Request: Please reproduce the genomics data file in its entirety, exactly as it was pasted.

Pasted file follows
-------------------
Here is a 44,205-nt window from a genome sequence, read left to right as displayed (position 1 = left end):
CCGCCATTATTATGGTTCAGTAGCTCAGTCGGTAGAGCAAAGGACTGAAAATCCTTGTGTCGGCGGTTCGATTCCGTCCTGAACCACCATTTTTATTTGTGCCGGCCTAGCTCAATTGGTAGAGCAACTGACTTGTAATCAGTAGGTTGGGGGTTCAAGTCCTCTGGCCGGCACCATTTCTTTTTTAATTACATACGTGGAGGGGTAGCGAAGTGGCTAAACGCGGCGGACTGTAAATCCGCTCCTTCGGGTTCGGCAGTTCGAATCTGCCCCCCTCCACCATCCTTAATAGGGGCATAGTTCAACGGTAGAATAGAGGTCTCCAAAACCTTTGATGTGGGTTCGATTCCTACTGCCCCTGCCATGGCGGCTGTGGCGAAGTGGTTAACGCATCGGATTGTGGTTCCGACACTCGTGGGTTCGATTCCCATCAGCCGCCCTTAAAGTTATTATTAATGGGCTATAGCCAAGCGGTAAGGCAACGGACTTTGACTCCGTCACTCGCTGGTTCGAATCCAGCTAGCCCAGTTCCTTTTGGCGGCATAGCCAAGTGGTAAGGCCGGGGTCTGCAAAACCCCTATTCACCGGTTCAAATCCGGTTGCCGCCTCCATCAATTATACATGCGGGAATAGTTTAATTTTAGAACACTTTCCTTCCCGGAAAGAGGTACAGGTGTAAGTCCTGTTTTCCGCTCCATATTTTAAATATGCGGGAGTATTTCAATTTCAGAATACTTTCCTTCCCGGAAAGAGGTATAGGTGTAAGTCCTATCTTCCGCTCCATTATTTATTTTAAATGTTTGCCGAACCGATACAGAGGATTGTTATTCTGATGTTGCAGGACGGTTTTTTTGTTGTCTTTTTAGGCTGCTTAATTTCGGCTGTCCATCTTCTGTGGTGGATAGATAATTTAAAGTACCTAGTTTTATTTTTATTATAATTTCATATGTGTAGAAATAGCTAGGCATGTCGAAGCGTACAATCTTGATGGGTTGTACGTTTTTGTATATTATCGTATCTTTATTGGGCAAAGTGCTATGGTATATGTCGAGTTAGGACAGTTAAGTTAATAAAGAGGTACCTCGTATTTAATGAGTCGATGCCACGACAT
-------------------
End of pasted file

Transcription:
Here is a 44,205-nt window from a genome sequence, read left to right as displayed (position 1 = left end):
CCGCCATTATTATGGTTCAGTAGCTCAGTCGGTAGAGCAAAGGACTGAAAATCCTTGTGTCGGCGGTTCGATTCCGTCCTGAACCACCATTTTTATTTGTGCCGGCCTAGCTCAATTGGTAGAGCAACTGACTTGTAATCAGTAGGTTGGGGGTTCAAGTCCTCTGGCCGGCACCATTTCTTTTTTAATTACATACGTGGAGGGGTAGCGAAGTGGCTAAACGCGGCGGACTGTAAATCCGCTCCTTCGGGTTCGGCAGTTCGAATCTGCCCCCCTCCACCATCCTTAATAGGGGCATAGTTCAACGGTAGAATAGAGGTCTCCAAAACCTTTGATGTGGGTTCGATTCCTACTGCCCCTGCCATGGCGGCTGTGGCGAAGTGGTTAACGCATCGGATTGTGGTTCCGACACTCGTGGGTTCGATTCCCATCAGCCGCCCTTAAAGTTATTATTAATGGGCTATAGCCAAGCGGTAAGGCAACGGACTTTGACTCCGTCACTCGCTGGTTCGAATCCAGCTAGCCCAGTTCCTTTTGGCGGCATAGCCAAGTGGTAAGGCCGGGGTCTGCAAAACCCCTATTCACCGGTTCAAATCCGGTTGCCGCCTCCATCAATTATACATGCGGGAATAGTTTAATTTTAGAACACTTTCCTTCCCGGAAAGAGGTACAGGTGTAAGTCCTGTTTTCCGCTCCATATTTTAAATATGCGGGAGTATTTCAATTTCAGAATACTTTCCTTCCCGGAAAGAGGTATAGGTGTAAGTCCTATCTTCCGCTCCATTATTTATTTTAAATGTTTGCCGAACCGATACAGAGGATTGTTATTCTGATGTTGCAGGACGGTTTTTTTGTTGTCTTTTTAGGCTGCTTAATTTCGGCTGTCCATCTTCTGTGGTGGATAGATAATTTAAAGTACCTAGTTTTATTTTTATTATAATTTCATATGTGTAGAAATAGCTAGGCATGTCGAAGCGTACAATCTTGATGGGTTGTACGTTTTTGTATATTATCGTATCTTTATTGGGCAAAGTGCTATGGTATATGTCGAGTTAGGACAGTTAAGTTAATAAAGAGGTACCTCGTATTTAATGAGTCGATGCCACGACAT